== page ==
OPPO Find Y flagship’s design may have been revealed in a new patent

“The Find Y is expected to have a slightly different camera design than the Find X”

OPPO has filed a patent for a new smartphone that could arrive as the OPPO Find Y, the successor to the Find X. The patent shows phone with a design almost similar to the Find X, but with a slightly different camera module. Notably, the Chinese electronics giant recently filed a trademark for the OPPO Find Y smartphone. For the new smartphone design patent, the company applied for it in August last year, around a month after the launch of the Find X. The patent was published on the website of the World Intellectual Property Organisation just a week ago.

OPPO Find Y patent

The new OPPO patent shows two different design for a smartphone. The first design shows a handset with dual rear cameras with an LED flash, which are placed on the elevating camera module. The sensors are not hidden by the backplate like the ones on the OPPO Find X. Notably, on the previous Find flagship, the camera module has to come out every time whenever you want to use primary cameras, apart from the selfie shooter, and face unlock. So on the Find Y, you might not have to elevate the camera module when you want to use the primary shooters.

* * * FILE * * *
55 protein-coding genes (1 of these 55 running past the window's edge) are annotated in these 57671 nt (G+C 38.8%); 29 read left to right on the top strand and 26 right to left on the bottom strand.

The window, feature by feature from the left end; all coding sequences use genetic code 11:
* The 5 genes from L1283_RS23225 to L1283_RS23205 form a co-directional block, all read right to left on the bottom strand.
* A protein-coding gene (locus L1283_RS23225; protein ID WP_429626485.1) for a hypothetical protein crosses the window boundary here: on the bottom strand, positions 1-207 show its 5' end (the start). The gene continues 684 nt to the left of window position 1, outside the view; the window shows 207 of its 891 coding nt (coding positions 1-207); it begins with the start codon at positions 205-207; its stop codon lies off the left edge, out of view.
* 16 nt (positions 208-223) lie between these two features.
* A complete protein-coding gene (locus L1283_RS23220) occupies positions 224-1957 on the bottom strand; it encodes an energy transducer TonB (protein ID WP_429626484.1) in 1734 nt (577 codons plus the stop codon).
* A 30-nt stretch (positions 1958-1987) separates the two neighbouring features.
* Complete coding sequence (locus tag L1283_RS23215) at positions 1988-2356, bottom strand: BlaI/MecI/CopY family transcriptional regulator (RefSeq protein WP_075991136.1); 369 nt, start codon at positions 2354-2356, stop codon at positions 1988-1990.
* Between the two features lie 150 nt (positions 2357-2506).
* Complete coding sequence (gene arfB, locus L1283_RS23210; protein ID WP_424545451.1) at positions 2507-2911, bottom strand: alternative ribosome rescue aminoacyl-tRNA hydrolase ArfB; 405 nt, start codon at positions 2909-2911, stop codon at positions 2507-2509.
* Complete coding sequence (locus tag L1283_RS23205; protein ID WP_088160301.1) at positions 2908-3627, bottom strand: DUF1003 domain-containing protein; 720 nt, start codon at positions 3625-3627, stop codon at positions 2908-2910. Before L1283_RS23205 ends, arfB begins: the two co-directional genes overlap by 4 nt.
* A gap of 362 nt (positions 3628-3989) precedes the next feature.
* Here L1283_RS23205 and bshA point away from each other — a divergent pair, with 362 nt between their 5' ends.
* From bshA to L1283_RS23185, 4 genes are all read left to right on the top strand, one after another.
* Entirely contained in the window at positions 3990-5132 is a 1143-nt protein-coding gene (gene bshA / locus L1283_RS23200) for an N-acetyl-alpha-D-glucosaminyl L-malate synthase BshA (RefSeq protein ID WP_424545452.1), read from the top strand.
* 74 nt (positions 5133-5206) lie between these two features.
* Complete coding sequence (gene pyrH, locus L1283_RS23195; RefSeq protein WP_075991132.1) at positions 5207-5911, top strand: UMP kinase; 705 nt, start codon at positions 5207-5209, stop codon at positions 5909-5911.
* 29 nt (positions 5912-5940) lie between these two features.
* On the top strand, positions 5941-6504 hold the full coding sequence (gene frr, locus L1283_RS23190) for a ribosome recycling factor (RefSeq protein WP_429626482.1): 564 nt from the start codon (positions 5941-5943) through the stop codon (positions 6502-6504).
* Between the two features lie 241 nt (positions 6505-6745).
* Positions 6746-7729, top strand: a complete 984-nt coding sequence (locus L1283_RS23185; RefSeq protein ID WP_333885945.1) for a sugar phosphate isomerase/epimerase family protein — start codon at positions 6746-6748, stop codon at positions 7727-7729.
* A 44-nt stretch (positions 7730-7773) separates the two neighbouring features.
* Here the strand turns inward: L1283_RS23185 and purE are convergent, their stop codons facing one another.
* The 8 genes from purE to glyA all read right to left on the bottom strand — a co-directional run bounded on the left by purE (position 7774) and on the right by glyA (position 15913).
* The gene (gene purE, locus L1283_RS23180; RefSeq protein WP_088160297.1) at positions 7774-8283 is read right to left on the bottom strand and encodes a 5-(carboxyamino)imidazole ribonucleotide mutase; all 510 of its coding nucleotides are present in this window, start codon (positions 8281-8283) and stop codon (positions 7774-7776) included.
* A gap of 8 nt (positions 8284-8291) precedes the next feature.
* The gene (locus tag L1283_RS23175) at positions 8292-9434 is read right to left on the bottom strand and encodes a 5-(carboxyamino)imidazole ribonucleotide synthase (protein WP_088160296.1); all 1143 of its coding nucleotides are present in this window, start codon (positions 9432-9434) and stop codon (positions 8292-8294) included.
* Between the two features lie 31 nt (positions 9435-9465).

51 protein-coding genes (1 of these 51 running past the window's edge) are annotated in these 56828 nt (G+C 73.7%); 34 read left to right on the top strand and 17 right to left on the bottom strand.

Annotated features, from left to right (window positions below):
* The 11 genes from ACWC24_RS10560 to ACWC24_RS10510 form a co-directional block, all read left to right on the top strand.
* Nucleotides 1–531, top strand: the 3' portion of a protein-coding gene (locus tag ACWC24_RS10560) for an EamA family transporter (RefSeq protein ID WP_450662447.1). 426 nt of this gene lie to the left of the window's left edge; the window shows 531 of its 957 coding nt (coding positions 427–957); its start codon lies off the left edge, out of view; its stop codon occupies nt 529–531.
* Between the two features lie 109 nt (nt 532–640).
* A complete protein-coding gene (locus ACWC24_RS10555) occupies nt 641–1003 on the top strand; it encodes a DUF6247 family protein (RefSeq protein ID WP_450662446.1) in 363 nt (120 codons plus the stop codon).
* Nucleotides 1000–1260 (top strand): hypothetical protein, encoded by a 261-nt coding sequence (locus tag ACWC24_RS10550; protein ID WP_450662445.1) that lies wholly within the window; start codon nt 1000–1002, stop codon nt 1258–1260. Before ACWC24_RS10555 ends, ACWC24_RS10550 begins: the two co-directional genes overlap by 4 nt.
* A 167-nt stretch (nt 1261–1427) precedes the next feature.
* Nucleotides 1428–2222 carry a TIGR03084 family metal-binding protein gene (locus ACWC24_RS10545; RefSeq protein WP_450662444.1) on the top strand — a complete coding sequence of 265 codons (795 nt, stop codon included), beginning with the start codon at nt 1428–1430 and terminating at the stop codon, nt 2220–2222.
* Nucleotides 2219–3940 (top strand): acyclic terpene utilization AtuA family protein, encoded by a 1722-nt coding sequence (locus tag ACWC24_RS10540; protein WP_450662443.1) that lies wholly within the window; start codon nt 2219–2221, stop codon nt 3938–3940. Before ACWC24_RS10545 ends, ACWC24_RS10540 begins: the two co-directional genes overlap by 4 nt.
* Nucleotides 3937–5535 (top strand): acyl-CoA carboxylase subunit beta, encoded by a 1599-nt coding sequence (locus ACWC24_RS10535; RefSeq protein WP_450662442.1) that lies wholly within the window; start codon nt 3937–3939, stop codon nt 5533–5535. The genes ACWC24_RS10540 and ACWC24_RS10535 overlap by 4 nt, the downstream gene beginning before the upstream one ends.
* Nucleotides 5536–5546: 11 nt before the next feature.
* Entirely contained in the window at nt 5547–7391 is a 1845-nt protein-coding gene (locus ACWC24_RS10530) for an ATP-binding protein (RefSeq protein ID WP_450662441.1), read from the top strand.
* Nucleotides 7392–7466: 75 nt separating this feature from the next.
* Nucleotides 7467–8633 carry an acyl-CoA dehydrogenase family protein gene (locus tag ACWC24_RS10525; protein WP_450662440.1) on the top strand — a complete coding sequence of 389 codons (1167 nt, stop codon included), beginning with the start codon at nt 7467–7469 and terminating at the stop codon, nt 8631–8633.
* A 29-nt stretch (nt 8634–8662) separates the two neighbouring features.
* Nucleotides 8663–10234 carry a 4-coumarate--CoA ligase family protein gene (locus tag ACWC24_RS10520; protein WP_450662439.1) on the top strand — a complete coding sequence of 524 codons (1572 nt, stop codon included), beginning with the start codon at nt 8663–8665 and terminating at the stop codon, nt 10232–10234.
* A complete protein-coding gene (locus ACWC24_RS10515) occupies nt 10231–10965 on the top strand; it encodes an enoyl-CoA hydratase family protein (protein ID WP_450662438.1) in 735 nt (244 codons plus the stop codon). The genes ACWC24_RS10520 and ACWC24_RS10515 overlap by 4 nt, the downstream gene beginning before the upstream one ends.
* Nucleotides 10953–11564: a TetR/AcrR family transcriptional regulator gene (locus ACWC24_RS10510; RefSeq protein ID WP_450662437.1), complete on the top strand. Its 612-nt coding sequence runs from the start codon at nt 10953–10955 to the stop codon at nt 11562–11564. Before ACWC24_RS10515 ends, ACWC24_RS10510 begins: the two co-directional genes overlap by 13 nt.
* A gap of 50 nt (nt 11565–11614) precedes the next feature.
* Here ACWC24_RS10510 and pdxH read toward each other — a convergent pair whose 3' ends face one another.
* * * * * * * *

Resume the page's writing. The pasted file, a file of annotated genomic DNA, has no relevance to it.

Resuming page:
OPPO Find Y patent 2

The second design in the patent also shows a phone with dual cameras placed on the sliding-out module. However, this one’s cameras go under the backplate when the camera module isn’t out of the top. Notably, there are three holes on the back panel for the two cameras and the LED flash unit. So just like the first design, you won’t be required to pop-out the camera module to use the main cameras. As for the front design, both the handsets in the patent seem to have a full-screen bezel-free display. 

So it looks like OPPO could be planning to fix one of the flaws of the OPPO Find X’s sliding-out mechanism and launch the Find Y with one of the designs seen in the patent. However, it’s worth mentioning that many times, patents by companies don’t always make it to the final design commercial devices. But